A review of Flatland, by Edwin A. Abbott
I’m an amateur painter, and one of the things I learned early on is that it’s a real challenge trying to render in only two dimensions what we see in three. If it’s this difficult for me to create something worthwhile in two frozen space dimensions, how much more wonderful is it that God created in three? And not only that, but the three space dimensions are swept along inside this phenomenon of time, changing fluidly, such that there are really four dimensions to His creation. And not only that, but His “painting” exists not just for this one space-time perspective, but for every such point all throughout the universe. Even if I were Leonardo da Vinci instead of the duffer I am, my work would serve more as a reminder of the wonder of God’s creation, than a wonderful thing unto itself.
This rumination led me to contemplate heaven, as most worthwhile ruminations do. It’s a significant thing, going from two dimensions to three. Adding a new dimension doesn’t just change our perspective somewhat, nor merely expand an existing view. The difference is paradigmatic. The shift from square to cube, for example, is more than just introduction of a new shape. These are geometrical, not merely arithmetical, progressions.
And that is where Flatland opens. The narrator (we never find out his name) explains that he lives in a two-dimensional world. There are mysteries undiscovered in this world, such as where light comes from. But the mysteries remain unsolved. One living in a two-dimensional world is unable to perceive a reality in which there is a third spatial dimension. One day the narrator explains to his grandson how the area of a parallelogram is expressed by multiplying length by width. The grandson grasps that for a square, this is the same as raising the number representing the length of the side, to the second power. The grandson then impertinently asks whether raising a number to the third power might express another kind of physical object, and therefore another space dimension besides the usual two. The grandson is sent off in shame at asking something so absurd.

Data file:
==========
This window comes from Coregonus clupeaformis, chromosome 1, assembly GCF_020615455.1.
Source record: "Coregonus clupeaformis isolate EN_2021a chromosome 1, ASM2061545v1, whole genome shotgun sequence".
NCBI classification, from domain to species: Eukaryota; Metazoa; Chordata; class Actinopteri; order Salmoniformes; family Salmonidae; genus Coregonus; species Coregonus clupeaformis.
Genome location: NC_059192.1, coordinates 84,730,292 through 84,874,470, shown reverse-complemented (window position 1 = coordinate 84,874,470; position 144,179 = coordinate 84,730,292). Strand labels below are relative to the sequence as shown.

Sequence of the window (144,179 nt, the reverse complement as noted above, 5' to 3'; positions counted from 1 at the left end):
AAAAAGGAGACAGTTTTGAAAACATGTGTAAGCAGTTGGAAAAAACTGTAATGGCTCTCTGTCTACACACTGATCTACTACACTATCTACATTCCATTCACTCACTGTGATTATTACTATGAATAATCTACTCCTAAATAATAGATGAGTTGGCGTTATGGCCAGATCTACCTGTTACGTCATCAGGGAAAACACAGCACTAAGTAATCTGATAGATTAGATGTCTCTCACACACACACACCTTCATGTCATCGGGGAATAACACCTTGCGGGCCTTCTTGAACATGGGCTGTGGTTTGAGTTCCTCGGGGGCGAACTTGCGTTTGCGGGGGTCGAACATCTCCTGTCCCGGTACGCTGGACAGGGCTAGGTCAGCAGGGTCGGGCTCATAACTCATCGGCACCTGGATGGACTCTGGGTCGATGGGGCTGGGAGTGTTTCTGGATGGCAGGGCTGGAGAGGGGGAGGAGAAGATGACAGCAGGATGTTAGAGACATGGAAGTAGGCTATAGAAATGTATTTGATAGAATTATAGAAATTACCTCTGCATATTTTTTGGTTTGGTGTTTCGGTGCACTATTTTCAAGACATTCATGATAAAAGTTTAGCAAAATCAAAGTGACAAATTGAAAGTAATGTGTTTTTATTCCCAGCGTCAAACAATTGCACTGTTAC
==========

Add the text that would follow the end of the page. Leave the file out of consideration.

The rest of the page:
But then there is a vision of Lineland. As you would surmise, this is a land of but one dimension, rather than Flatland’s two. This opens the mind of our narrator, because, seeing the diminution of reality as he drops from two to one dimension, he is now able to conceive the expansion of reality beyond what he presently perceives in his two-dimensional world.
And so it happens. Our protagonist is visited by someone from Spaceland. You’ve already guessed it: this is a being from three-dimensional spatial reality. A sphere, actually, who has to explain that he is not a circle, but rather an infinity of circles. By this explanation, it becomes possible to conceive another dimension which would change everything one knows about reality. The narrator of this quirky chronicle then goes himself to Spaceland, and his eyes are opened. He sees depth and width and height, and learns the solution to riddles that were impenetrable before – like where light comes from.
Alas, the Sphere rejects the narrator’s speculation, much as the narrator rejected his grandson, when the narrator suggests the possibility that there might be a realm with yet another, fourth dimension, which he dubs “Thoughtland.” But you, the reader, will discern by now that this extrapolation is inevitable and real. And though it is inevitable, it is imperceptible to us here and now, except conceptually; mentally — to the mind but not the senses — unseen yet “imaged” in the mind.
Like heaven appears to us now.